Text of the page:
form of the relationship - that of having the children's best
interests at heart without acting out their old scripts.
The key question to answer is: how can I (we) transform our relationship? While it is difficult for most ex's to socialize together around children's birthdays and major life events, post-divorce couples who are able to transform their relationship will be able to put aside their emotional leftovers for the sake of their children.
- Some reunion motives are healthy; some are not. Going
to a high school reunion hoping everybody else is fat and
unemployed may represent a less than healthy urge to buy
self-esteem by feeling good in comparison. Be careful of this
one though, because for every three fat/poor former classmates
there will be two who are more fit and richer than you are.
Seeing them can result in a loss not a gain of self-esteem.
The key questions here are: What are my motivations to reconnect? Are they healthy motives? What is my expected result and what is the probability of that result? How will I feel if I don't attain that result?
The healthy reason to seek a reunion is that it is likely to have a positive influence on your current life. High school and family reunions are a great way to see people that you keep in contact with even though you have moved far from home. They can provide a chance for healthy reminiscences, continue to offer support of friends' lives, and integrate your past life and your current life with your spouse.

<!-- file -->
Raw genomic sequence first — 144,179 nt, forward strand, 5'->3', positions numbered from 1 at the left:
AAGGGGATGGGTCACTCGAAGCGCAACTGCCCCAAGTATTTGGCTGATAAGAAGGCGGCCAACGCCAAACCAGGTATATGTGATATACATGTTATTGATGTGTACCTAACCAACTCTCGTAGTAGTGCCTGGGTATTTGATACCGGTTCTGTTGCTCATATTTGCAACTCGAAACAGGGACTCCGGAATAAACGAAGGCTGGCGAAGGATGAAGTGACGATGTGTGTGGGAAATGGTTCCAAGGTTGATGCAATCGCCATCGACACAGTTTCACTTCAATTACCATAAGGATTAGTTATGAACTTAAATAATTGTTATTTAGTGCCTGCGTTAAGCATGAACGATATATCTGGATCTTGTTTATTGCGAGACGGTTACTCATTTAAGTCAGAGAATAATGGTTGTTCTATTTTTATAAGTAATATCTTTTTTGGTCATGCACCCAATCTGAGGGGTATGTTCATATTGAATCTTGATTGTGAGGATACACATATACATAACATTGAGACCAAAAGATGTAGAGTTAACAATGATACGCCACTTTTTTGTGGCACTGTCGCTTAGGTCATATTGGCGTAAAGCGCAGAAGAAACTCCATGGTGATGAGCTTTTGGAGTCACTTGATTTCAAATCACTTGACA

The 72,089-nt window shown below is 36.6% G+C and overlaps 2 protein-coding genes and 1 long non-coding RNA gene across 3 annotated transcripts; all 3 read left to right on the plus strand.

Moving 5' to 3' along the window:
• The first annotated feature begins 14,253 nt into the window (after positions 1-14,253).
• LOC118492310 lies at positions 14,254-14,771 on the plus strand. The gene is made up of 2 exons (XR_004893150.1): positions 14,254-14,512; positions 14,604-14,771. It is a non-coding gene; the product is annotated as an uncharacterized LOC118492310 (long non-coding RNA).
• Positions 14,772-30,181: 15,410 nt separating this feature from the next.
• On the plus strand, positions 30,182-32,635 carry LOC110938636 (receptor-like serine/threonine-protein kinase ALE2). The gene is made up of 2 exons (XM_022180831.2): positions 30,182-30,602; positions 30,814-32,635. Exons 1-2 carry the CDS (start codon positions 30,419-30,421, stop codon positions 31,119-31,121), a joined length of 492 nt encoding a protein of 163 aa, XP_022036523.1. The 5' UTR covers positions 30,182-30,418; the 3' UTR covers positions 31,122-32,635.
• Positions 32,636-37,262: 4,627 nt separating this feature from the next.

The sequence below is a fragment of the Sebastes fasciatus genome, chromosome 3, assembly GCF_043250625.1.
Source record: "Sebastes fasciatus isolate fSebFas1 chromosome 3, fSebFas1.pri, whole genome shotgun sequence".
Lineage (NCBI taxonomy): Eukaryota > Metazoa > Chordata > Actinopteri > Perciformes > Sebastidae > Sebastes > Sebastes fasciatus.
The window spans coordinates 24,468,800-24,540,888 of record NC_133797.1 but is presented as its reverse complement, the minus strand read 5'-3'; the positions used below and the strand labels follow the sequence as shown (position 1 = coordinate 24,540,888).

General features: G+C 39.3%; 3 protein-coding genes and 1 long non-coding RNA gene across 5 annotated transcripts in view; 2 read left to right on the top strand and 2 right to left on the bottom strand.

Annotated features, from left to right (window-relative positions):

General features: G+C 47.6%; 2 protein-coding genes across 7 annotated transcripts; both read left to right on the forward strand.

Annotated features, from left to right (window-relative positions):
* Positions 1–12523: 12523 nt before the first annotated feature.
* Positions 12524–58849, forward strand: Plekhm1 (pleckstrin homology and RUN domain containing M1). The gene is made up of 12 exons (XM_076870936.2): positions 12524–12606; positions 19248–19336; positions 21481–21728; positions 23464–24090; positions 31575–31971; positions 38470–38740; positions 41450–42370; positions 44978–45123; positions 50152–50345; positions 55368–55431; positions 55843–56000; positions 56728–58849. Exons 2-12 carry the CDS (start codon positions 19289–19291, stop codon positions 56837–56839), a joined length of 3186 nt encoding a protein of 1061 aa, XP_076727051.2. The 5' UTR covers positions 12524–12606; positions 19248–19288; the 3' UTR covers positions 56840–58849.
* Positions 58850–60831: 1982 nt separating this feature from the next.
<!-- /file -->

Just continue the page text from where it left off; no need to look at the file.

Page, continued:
Check out the motivations and expectations of the others involved especially your spouse. For example, at a family reunion, are the parents or the grandparents taking care of the children? Are we cooking or eating out? How do we split the expenses? Do we always meet in the home town so that the out-of-towners do all of the traveling or can we sometimes meet at a destination reunion? Do we have enough private space to retreat when we get enough stimulation and reminiscing? If my spouse does not want to spend time with these people, shall I go by myself or shall I stay home? What are the implications of each option?
To make individual reunions positive, check out your own motivations and expectations using the questions above. Then check out the motivations and expectations of the other person/people by corresponding ahead of time. Don't call or show up at their front door.
In the special case of adoptees and birth parents: Save yourself and the other person from the potential heartbreak of these life-changing reunions by laying the groundwork ahead of time to make it right for both people. Use a third party such as the adoption agency to explore the willingness of both parties to be reunited before making the initial contact. Use mail or phone to get clear about expectations.
In the special case of looking up ex-lovers: It is almost never a good idea if you are married. Don't tempt fate; the bond of sexual energy is a particularly powerful and enduring one. Instead of Googling your ex, spend your energy talking to your spouse about how to keep your marriage vital. Even if you are widowed, don't phone your high school sweetheart. Instead, use snail or email to make sure of the ex's marital status and willingness to revisit old feelings.
As evidenced by the immense popularity of the book and movie, "Tuesdays with Morrie," reconnecting to the people who have mattered to us can be a powerfully positive experience when the timing and motivation is right.